In the late 1980s, cloning research in livestock was driven those that lead to genetic gains equalling or exceeding those
commercially by the lure of large genetic gains from the from artificial insemination (AI) in the dairy industry,
production of numerous low cost, cloned elite livestock quantum leaps forward in cloning technologies are required.
(Willadsen et al. 1991; Wilson et al. 1995). More recently, For such applications, there are 2 major challenges: first, to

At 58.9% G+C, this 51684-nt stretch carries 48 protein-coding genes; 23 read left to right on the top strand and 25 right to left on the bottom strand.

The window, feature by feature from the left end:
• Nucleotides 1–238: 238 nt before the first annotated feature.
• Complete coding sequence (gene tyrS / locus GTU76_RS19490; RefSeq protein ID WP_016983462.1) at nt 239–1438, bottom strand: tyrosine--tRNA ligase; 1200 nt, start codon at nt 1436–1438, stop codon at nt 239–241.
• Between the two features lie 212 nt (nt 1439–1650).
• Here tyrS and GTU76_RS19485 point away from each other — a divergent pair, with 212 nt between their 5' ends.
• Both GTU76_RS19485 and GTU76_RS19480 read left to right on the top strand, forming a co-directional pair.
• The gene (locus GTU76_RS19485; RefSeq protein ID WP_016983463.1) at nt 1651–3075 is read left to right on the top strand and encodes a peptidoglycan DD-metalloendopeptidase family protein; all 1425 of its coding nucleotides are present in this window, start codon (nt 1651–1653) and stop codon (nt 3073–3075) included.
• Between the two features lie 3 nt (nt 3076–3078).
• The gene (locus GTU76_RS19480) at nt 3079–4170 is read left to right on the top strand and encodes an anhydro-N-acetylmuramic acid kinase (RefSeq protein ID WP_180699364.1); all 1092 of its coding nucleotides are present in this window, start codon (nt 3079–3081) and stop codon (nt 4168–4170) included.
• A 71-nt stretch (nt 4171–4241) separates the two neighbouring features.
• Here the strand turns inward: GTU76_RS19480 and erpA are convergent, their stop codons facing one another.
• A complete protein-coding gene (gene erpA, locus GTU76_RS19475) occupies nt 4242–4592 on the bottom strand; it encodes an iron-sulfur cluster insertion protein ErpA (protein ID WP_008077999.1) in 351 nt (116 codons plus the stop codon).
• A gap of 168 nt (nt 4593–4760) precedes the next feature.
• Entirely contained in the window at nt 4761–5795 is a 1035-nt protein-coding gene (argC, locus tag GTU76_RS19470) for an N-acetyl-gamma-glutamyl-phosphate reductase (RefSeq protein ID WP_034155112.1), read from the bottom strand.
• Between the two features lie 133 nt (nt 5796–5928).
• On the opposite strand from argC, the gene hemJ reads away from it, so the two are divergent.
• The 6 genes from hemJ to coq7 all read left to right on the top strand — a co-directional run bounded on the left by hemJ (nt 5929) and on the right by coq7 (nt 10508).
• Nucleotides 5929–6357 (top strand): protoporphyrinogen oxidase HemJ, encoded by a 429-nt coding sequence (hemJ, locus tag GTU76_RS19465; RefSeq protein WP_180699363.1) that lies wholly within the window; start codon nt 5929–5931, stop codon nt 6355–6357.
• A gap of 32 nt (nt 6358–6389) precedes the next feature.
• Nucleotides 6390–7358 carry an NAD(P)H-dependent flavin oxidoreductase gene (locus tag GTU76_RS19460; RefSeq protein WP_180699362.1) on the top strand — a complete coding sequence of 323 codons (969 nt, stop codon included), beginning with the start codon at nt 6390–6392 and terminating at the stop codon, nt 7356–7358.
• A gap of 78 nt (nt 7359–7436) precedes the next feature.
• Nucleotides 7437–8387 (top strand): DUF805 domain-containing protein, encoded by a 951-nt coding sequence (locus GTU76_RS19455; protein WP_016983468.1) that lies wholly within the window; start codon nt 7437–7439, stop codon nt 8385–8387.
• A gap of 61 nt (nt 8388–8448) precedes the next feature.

the demonstrated ability to link somatic cell cloning with produce technical outcomes similar to the current AI
genetic modification revealed significant potential in both technology (healthy, genetically superior females) at a
the biomedical and agricultural fields (Schnieke et al. 1997; similar price; second, to produce industry outcomes of
Wilmut et al. 1997; Cibelli et al. 1998; Zuelke 1998; Pace significantly increased genetic gains over and above those
et al. 2002; Brophy et al. 2003). achievable by AI.

© CSIRO 2004 10.1071/EA03239 0816-1089/04/111105